(Timothy D. Easley/Associated Press)

It’s a win-and-advance week throughout college football. That sentiment applies to Virginia Tech (ACC Coastal), Michigan (Big Ten East), Wisconsin (Big Ten West), Colorado (Pac-12 South) and both Washington and Washington State (Pac-12 North) when it comes to division titles in power conferences.

It might even apply to Louisville quarterback Lamar Jackson, the presumed front-runner for the Heisman Trophy from virtually the first day of the season to now even after last week’s forgettable performance against Houston.

But here’s something a bit more definitive: His chances will take a major hit if the Cardinals (9-2) take another tumble on Saturday when they play host to Kentucky (6-5).

As much as the Heisman is supposed to be an individual award, it’s more often than not about rewarding the best player on a highly ranked team. Sometimes, the best player in the country really is on the best team. And sometimes, as it seemed a couple times in the late 1990s, the Heisman can function as a lifetime achievement award.

But the best way to secure a stiff-arming statue is to play for a relevant team at the national level. Let’s take a look at the last 25 Heisman winners and where their respective teams were ranked at the end of the regular season in the Associated Press poll.

Heisman winners, 1991-2015

Total Pct
Played for No. 1 team 9 36.0
Played for top 5 team 21 84.0
Played for top 10 team 23 92.0

Put another away, there were more than twice as many Heisman winners in the last quarter-century from the No. 1 team heading into the bowls than there were winners from teams outside the top five. That group includes Ricky Williams (1998, when Texas was ranked 20th), Tim Tebow (2007, Florida was No. 9), Robert Griffin III (2011, Baylor was No. 15) and Johnny Manziel (2012, Texas A&M was No. 10).

Now, back to Jackson. Louisville sits at No. 11, just outside the boundary for most of the last generation of winners. There’s no arguing his numbers — 1,367 yards and 19 touchdowns rushing, 3,109 yards, 31 touchdowns and nine interceptions passing. If the Cardinals win Saturday, they’ll almost certainly slide back into the top 10 (if not this week, then next when the Oklahoma-Oklahoma State loser is inevitably dropped a few spots).

There is one issue the works against the data: If not Jackson, then who? Michigan’s Jabrill Peppers (currently on a top-five team) and Oklahoma’s Baker Mayfield (currently on a top-10 team) join Jackson as finalists for the Maxwell Award. If No. 1 Alabama is going to find a Heisman finalist off its roster, it will probably be defensive lineman Jonathan Allen.

But if Louisville sputters and, say, Peppers has a monster game against Ohio State … you never know.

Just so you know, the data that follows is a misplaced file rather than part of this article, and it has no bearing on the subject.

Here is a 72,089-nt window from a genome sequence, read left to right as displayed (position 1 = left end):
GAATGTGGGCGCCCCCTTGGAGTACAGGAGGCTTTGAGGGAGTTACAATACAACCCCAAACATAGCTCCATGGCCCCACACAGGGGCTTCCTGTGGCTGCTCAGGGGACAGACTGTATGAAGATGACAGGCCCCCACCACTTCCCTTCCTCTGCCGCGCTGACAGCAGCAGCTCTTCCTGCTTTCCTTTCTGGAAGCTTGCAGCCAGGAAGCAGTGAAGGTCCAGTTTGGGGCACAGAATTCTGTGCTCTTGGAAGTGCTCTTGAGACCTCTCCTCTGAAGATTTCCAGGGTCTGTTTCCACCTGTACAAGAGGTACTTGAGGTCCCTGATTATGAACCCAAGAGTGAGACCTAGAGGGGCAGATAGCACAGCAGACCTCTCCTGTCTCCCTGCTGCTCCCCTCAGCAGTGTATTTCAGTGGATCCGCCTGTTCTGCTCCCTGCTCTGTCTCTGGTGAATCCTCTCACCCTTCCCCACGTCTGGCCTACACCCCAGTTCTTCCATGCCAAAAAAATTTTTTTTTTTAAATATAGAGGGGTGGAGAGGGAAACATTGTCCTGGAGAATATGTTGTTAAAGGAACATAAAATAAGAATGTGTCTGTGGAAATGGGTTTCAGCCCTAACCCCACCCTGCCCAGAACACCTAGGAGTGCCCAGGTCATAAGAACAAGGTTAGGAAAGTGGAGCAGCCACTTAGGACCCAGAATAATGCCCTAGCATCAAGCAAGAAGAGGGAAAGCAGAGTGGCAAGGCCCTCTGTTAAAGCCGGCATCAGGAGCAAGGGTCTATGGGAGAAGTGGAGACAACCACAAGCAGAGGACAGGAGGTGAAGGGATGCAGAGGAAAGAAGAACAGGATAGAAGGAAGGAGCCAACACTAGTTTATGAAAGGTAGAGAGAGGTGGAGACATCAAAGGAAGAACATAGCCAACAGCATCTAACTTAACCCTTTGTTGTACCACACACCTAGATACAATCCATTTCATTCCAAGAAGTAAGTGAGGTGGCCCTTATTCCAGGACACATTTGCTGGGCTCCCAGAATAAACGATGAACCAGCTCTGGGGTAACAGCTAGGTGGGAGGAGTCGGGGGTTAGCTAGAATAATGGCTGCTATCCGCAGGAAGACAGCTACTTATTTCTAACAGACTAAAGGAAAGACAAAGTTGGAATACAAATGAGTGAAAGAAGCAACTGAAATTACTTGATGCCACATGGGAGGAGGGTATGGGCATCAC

But just as it’s seemed like since September, the Heisman is probably Jackson’s — and Louisville’s — to lose.


Three teams went 5-7 last season and made it into bowl games anyway thanks to a shortage of eligible programs. Minnesota, Nebraska and San Jose State were selected because of their Academic Progress Rate score and all went on to claim bowl victories.

The republic survived this particular calamity and three schools got to take home trophies celebrating sub-.500 seasons. Life went on.

It’s probably the new normal in college football. With 80 bowl slots and 128 teams, a gaudy 62.5 percent of the FBS will play in the postseason. And there’s a good chance more than three of them will be below .500 this year.

There are 65 bowl-eligible teams entering Thursday’s play, with 15 open spots left for 17 remaining teams that have yet to clinch either a .500 record or a losing season. Some of those teams stand a decent chance to handle business this weekend, like Arizona State (against Arizona), Indiana (against Purdue) and Northwestern (against Illinois). But it’s improbable that 15 of them will.

So that will open the door for a few more 5-7 teams to extend their seasons. The next logical step in this process is to pair two 5-7 teams together. Don’t laugh. It might just happen sooner than anyone would expect.


  • No. 5 Washington at No. 23 Washington State (Friday, 3:30 p.m., Fox): The Apple Cup winner claims the Pac-12 North, but only Washington (10-1, 7-1) has a realistic chance of earning a playoff berth.
  • Toledo at No. 21 Western Michigan (Friday, 5 p.m., ESPN2): A New Year’s Six berth goes to the highest ranked Group of Five conference champion in the playoff committee’s final top 25. Western Michigan (11-0, 7-0) won’t win the Mid-American Conference if it doesn’t beat Toledo to seal a division title. Ergo, the significance of this game.
  • No. 3 Michigan at No. 2 Ohio State (Saturday, noon, ABC): It’s the most mutually meaningful game in this series since the clash of the unbeatens at the end of the 2006 season. The Buckeyes (10-1, 7-1 Big Ten) have owned this rivalry of late, winning 10 of 11, but a victory alone won’t get them into the Big Ten title game. Ohio State also needs a Penn State loss to play for a conference crown, while Michigan (10-1, 7-1) would hold a tiebreaker over the Nittany Lions.
  • No. 13 Auburn at No. 1 Alabama (Saturday, 3:30 p.m., CBS): The Crimson Tide (11-0, 7-0 SEC) was sloppy last week, which means Nick Saban probably made it a point to take a lot of the fun out of this holiday week … assuming he knew there was a holiday this week.
  • South Carolina at No. 4 Clemson (Saturday, 7:30 p.m., ESPN): This Palmetto State clash once again has playoff implications for Clemson (10-1), which basically has to treat the Gamecocks like a round-of-16 opponent as it tries to pin down a national championship.